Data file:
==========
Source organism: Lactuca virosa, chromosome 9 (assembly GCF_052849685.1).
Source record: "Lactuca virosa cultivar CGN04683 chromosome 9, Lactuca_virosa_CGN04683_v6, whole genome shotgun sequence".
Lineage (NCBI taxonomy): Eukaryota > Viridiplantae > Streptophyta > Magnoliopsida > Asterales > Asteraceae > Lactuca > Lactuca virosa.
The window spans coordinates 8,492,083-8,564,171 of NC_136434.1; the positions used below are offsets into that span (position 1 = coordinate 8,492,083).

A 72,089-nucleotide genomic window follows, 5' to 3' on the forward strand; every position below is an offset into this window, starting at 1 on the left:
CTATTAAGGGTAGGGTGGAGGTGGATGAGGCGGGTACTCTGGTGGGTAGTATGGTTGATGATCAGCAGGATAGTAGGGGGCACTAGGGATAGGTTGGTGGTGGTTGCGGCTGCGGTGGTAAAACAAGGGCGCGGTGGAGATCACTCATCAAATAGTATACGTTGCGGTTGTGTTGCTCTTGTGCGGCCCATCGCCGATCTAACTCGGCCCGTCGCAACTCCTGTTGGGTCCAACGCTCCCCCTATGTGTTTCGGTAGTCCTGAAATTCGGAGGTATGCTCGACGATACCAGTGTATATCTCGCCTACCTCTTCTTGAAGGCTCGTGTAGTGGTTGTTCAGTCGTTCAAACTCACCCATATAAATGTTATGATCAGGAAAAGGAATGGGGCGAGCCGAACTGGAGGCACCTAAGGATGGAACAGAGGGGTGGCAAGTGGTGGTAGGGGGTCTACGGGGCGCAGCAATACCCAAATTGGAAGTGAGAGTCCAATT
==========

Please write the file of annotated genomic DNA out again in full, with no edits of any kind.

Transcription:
Source organism: Lactuca virosa, chromosome 9 (assembly GCF_052849685.1).
Source record: "Lactuca virosa cultivar CGN04683 chromosome 9, Lactuca_virosa_CGN04683_v6, whole genome shotgun sequence".
Lineage (NCBI taxonomy): Eukaryota > Viridiplantae > Streptophyta > Magnoliopsida > Asterales > Asteraceae > Lactuca > Lactuca virosa.
The window spans coordinates 8,492,083-8,564,171 of NC_136434.1; the positions used below are offsets into that span (position 1 = coordinate 8,492,083).

A 72,089-nucleotide genomic window follows, 5' to 3' on the forward strand; every position below is an offset into this window, starting at 1 on the left:
CTATTAAGGGTAGGGTGGAGGTGGATGAGGCGGGTACTCTGGTGGGTAGTATGGTTGATGATCAGCAGGATAGTAGGGGGCACTAGGGATAGGTTGGTGGTGGTTGCGGCTGCGGTGGTAAAACAAGGGCGCGGTGGAGATCACTCATCAAATAGTATACGTTGCGGTTGTGTTGCTCTTGTGCGGCCCATCGCCGATCTAACTCGGCCCGTCGCAACTCCTGTTGGGTCCAACGCTCCCCCTATGTGTTTCGGTAGTCCTGAAATTCGGAGGTATGCTCGACGATACCAGTGTATATCTCGCCTACCTCTTCTTGAAGGCTCGTGTAGTGGTTGTTCAGTCGTTCAAACTCACCCATATAAATGTTATGATCAGGAAAAGGAATGGGGCGAGCCGAACTGGAGGCACCTAAGGATGGAACAGAGGGGTGGCAAGTGGTGGTAGGGGGTCTACGGGGCGCAGCAATACCCAAATTGGAAGTGAGAGTCCAATT